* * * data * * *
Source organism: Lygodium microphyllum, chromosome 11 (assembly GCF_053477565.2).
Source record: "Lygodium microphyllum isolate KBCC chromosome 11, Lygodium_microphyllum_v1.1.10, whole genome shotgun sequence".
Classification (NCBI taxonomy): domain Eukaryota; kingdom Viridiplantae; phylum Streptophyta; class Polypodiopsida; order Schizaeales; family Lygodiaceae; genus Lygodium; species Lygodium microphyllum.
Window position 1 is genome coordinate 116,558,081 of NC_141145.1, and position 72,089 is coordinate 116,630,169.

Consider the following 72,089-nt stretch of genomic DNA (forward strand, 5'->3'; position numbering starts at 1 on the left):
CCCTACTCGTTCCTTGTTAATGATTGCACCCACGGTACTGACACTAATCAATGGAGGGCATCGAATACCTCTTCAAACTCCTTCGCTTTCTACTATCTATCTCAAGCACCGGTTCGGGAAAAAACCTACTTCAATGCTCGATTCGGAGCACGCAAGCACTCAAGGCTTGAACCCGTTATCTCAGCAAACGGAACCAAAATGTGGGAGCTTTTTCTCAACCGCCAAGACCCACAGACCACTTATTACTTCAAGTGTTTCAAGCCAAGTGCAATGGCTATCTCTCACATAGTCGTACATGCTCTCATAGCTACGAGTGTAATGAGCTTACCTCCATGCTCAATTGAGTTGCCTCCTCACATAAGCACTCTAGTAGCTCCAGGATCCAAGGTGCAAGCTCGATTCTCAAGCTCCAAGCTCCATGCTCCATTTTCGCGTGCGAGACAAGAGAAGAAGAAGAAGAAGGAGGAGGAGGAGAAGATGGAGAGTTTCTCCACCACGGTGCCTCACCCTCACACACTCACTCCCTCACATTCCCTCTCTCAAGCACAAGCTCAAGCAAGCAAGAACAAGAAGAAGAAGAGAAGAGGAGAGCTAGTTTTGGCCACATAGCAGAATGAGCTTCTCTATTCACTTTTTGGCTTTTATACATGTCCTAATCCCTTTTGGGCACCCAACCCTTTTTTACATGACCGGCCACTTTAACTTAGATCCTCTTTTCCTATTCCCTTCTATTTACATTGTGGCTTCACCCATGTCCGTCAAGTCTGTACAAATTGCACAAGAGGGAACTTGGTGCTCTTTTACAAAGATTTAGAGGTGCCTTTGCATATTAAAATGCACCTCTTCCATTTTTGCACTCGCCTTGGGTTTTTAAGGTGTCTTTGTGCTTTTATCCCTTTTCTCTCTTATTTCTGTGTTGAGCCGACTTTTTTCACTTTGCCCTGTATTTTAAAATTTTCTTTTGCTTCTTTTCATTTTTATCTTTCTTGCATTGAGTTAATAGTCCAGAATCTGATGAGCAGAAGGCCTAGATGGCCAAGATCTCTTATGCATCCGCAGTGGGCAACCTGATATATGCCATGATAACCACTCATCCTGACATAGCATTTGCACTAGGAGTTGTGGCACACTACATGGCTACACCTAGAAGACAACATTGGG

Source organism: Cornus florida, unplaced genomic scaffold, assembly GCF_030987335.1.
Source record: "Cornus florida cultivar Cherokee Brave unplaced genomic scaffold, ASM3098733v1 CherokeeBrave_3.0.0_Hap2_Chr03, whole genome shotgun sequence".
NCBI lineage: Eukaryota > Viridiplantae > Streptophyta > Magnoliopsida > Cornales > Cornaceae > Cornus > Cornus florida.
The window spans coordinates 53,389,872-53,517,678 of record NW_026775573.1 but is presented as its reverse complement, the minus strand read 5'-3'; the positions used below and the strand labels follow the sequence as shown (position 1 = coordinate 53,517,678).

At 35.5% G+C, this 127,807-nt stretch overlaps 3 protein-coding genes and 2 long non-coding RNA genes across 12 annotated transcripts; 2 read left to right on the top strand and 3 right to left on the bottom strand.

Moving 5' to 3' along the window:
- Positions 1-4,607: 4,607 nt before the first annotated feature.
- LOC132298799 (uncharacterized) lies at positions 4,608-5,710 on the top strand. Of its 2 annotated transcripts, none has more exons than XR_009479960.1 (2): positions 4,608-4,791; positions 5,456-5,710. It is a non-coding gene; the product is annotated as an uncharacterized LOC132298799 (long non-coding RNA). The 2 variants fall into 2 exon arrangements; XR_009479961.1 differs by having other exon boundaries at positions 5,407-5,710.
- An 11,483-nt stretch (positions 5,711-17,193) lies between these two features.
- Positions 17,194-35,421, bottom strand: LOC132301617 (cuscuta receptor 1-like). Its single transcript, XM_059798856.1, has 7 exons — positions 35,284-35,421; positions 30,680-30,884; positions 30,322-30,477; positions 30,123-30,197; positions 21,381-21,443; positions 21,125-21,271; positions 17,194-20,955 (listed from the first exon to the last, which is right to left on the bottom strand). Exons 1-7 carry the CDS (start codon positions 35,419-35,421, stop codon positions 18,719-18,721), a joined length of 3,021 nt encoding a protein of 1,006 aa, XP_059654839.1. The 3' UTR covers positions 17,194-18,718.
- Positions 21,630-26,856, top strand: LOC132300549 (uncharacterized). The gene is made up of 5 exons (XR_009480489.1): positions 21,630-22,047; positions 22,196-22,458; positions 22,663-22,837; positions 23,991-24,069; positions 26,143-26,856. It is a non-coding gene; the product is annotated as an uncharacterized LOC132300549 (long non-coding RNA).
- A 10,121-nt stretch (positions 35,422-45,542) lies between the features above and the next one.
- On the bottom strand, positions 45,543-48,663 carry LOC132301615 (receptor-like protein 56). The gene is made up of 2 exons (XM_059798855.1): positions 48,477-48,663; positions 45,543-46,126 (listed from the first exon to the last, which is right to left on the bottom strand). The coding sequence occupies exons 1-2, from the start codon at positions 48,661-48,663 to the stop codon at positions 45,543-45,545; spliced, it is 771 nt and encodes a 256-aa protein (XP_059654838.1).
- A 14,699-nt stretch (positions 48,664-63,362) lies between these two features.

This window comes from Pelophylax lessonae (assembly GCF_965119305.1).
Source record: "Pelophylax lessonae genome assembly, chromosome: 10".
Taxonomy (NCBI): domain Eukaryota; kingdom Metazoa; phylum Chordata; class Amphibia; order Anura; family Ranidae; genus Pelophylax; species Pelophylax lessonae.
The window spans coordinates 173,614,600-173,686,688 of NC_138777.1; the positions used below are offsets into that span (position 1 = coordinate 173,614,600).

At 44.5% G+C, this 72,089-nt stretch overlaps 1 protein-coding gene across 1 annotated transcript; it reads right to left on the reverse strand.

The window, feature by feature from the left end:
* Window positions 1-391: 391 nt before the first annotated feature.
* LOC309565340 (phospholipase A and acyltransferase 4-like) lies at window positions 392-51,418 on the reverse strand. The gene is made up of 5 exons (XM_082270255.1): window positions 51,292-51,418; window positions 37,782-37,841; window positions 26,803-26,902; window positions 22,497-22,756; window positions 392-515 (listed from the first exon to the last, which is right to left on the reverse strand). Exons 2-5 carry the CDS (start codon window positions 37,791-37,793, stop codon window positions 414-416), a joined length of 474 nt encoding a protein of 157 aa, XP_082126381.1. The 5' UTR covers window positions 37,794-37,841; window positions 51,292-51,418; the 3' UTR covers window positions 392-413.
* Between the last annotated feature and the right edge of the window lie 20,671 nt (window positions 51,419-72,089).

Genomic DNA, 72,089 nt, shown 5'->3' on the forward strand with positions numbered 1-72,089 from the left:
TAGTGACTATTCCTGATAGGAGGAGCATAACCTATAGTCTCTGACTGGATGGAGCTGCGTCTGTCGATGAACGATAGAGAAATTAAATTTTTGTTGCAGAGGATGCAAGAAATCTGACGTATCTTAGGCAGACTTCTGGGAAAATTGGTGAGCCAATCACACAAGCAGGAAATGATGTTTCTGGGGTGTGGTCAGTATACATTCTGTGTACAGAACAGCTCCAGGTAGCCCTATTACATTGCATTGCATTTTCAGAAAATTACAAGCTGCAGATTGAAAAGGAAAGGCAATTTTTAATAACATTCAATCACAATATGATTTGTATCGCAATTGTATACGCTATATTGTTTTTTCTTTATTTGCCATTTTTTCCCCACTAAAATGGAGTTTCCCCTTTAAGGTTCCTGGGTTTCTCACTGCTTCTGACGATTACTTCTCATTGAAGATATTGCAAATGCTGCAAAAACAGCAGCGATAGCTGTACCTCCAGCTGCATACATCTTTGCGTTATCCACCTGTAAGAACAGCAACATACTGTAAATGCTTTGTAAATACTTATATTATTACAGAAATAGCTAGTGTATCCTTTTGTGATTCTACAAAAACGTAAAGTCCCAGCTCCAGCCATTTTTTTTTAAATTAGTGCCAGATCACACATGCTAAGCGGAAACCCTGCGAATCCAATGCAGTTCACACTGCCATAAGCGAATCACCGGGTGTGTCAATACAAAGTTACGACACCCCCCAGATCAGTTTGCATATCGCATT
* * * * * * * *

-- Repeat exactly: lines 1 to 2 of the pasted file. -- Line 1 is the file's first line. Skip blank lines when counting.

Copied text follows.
Source organism: Lygodium microphyllum, chromosome 11 (assembly GCF_053477565.2).
Source record: "Lygodium microphyllum isolate KBCC chromosome 11, Lygodium_microphyllum_v1.1.10, whole genome shotgun sequence".